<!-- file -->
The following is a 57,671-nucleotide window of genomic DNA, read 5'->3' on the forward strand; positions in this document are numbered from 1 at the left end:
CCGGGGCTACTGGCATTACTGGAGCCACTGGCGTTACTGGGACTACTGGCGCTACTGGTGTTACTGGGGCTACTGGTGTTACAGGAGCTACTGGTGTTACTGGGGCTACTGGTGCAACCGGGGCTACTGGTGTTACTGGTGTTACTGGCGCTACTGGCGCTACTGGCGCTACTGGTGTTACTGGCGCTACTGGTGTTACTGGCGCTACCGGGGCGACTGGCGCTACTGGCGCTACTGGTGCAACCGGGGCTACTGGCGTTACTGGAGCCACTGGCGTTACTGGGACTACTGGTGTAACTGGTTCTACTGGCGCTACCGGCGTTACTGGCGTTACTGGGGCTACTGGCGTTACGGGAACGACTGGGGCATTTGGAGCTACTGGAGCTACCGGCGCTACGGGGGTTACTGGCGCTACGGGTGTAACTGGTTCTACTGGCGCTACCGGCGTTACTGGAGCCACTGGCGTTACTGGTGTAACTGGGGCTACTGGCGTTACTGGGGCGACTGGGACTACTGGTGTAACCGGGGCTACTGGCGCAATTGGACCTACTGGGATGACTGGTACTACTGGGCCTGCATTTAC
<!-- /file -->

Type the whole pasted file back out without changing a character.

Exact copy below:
The following is a 57,671-nucleotide window of genomic DNA, read 5'->3' on the forward strand; positions in this document are numbered from 1 at the left end:
CCGGGGCTACTGGCATTACTGGAGCCACTGGCGTTACTGGGACTACTGGCGCTACTGGTGTTACTGGGGCTACTGGTGTTACAGGAGCTACTGGTGTTACTGGGGCTACTGGTGCAACCGGGGCTACTGGTGTTACTGGTGTTACTGGCGCTACTGGCGCTACTGGCGCTACTGGTGTTACTGGCGCTACTGGTGTTACTGGCGCTACCGGGGCGACTGGCGCTACTGGCGCTACTGGTGCAACCGGGGCTACTGGCGTTACTGGAGCCACTGGCGTTACTGGGACTACTGGTGTAACTGGTTCTACTGGCGCTACCGGCGTTACTGGCGTTACTGGGGCTACTGGCGTTACGGGAACGACTGGGGCATTTGGAGCTACTGGAGCTACCGGCGCTACGGGGGTTACTGGCGCTACGGGTGTAACTGGTTCTACTGGCGCTACCGGCGTTACTGGAGCCACTGGCGTTACTGGTGTAACTGGGGCTACTGGCGTTACTGGGGCGACTGGGACTACTGGTGTAACCGGGGCTACTGGCGCAATTGGACCTACTGGGATGACTGGTACTACTGGGCCTGCATTTAC